If you are someone who has worked hard, and suddenly have what you’ve worked so hard for disappears, there are many ways to recalibrate, or adjust. You don’t have to be a victim. If your job disappears, there are many ways to make money that have nothing to do with a traditional job. For one of the best, visit Oh, you’ll still have to work hard, but you may find life more fun and more lucrative.
It doesn’t necessarily take a village to overcome a setback. But an individual could create a village to get him past what was holding him back. Let not your circumstances define you. If things go badly, turn them around. Anyone can do it, if you have the motivation.
Another tip: hang with people who encourage you, rather than those who discourage you. Sometimes, when one combines bad circumstances with pessimistic people, the mixture is toxic to one’s psyche.
As motivational speaker, author and leadership expert John Maxwell has said, one will not necessarily be a great singer just because he believes he can. He has to have some God-given talent to get him there. But, for many other things, you can achieve what you believe.
Follow Bailey’s advice: don’t be a victim, recalibrate if necessary and do the hard work. No matter what you are trying to achieve, don’t let setbacks squash you.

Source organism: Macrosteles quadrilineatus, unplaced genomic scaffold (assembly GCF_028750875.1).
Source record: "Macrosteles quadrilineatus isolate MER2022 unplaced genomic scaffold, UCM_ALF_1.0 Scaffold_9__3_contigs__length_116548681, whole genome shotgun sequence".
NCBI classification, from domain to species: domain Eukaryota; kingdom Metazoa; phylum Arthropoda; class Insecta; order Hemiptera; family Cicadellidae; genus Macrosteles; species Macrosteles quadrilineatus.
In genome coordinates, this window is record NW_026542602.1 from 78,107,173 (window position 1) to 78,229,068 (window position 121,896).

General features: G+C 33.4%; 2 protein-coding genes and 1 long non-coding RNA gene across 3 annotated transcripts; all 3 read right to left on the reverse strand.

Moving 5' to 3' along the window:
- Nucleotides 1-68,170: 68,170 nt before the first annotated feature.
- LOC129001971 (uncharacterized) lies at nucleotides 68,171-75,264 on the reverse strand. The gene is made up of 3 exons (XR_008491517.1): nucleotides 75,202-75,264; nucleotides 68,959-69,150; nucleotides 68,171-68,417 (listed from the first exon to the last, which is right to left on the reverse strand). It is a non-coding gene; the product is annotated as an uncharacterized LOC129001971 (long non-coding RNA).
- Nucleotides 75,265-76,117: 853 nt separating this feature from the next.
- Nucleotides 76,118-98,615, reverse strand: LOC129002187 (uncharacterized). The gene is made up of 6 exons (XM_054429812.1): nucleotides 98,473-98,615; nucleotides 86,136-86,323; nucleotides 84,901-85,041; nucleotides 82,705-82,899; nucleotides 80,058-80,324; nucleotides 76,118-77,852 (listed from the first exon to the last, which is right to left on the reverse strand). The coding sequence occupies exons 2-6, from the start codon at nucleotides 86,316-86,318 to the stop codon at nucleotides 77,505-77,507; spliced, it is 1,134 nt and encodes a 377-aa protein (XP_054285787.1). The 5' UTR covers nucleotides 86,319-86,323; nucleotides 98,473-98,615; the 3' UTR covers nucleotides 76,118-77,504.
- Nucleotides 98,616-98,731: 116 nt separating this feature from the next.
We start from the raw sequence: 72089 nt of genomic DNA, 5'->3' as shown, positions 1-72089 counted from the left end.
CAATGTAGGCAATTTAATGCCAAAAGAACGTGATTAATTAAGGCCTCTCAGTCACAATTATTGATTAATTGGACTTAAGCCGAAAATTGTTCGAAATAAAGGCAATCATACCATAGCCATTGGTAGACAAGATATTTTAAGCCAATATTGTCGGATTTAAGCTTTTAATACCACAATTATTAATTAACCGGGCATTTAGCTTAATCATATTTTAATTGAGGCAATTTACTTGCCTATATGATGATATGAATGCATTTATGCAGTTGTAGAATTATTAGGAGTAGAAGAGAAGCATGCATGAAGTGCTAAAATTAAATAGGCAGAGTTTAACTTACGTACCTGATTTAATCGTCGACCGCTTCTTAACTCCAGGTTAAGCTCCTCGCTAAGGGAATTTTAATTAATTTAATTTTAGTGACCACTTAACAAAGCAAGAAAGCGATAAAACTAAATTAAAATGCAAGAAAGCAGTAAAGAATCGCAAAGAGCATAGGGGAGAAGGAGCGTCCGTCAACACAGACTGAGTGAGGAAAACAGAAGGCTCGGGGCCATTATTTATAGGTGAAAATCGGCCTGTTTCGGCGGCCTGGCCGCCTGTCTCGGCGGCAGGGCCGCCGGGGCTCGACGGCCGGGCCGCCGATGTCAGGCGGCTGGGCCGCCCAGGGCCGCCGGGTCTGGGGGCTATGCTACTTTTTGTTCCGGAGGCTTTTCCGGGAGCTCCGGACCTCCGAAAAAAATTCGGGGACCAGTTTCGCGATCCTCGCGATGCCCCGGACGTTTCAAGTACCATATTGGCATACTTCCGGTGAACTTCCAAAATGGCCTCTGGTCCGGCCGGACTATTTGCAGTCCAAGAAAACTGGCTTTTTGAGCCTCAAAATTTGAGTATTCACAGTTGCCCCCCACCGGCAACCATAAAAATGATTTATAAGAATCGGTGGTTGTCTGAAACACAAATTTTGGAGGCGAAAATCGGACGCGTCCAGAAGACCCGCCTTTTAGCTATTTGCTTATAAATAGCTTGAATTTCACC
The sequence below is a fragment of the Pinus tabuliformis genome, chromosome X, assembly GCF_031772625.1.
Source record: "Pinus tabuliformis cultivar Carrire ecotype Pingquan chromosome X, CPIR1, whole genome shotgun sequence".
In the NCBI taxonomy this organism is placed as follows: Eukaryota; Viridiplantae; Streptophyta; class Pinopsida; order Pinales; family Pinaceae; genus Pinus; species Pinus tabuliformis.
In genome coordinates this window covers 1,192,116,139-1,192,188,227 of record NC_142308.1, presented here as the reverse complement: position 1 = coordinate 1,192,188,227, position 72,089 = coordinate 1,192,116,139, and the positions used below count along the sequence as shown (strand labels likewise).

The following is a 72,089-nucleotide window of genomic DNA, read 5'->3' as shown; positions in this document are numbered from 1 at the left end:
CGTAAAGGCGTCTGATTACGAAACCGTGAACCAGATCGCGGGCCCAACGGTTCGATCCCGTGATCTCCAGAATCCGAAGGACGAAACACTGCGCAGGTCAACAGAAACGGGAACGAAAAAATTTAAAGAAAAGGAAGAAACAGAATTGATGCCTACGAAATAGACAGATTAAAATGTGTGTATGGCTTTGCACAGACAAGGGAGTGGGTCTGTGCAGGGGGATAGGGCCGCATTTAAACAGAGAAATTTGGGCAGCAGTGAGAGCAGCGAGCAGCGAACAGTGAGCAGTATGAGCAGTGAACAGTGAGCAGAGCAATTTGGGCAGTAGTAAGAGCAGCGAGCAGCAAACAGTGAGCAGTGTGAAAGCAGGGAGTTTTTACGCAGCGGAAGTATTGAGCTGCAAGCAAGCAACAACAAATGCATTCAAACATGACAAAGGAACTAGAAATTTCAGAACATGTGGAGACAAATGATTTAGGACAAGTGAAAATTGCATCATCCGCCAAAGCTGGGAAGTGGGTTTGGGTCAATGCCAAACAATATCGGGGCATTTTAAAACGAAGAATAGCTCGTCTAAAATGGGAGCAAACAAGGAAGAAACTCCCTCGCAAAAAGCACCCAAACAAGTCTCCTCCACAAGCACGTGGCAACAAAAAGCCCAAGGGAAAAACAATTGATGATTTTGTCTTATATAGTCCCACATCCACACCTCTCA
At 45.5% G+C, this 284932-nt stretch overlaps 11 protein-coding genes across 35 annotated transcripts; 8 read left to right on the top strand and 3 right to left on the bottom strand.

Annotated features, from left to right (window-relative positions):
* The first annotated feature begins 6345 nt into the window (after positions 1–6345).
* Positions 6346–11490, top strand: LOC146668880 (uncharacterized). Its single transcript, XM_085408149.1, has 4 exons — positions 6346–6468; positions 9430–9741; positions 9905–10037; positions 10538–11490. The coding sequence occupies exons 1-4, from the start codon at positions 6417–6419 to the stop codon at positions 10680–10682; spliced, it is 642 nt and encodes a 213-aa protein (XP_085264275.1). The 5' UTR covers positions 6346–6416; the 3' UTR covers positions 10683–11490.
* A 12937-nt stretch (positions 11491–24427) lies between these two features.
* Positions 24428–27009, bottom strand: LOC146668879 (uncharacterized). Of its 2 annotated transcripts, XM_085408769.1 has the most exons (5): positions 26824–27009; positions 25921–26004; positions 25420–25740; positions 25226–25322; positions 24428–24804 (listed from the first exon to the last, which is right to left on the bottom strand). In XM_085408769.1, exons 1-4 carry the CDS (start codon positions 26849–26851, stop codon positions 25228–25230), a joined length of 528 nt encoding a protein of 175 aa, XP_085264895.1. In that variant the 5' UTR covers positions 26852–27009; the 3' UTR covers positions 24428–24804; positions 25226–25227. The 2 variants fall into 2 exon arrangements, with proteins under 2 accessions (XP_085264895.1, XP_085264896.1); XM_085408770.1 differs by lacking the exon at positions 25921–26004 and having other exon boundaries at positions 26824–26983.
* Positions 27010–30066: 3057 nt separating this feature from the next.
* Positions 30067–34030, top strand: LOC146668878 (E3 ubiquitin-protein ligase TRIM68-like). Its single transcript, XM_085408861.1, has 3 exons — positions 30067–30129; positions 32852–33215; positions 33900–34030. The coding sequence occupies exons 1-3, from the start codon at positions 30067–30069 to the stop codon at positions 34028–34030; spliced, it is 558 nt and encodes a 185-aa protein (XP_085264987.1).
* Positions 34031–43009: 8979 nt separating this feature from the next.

#JobRelocation #RelocateForAJob #WhereTheJobsAre

So there is no job for you where you live.

What goes into your decision to move where the work is, or stay where you are?

Susan Ricker of discussed this in an article Sept. 13, 2015, in The Tennessean newspaper in Nashville.

The article quotes Jodi Chavez, senior vice president at recruitment and staffing firm Accounting Principals, as saying that relocation is common in certain professions – usually those jobs that require travel as part of the work. (Read: high-level jobs).

But even if the employer pays the cost of moving, one could be moved from a relatively low-cost area to a higher-cost area. The salary change, presuming there is one, has to compensate for that. If it doesn’t, that should provide some food for thought.

There are many perks, the article states, to some locations vs. others. Certain cities, like San Francisco and New York, provide a wide range of potential off-the-job activities. They are also among the more expensive places to live.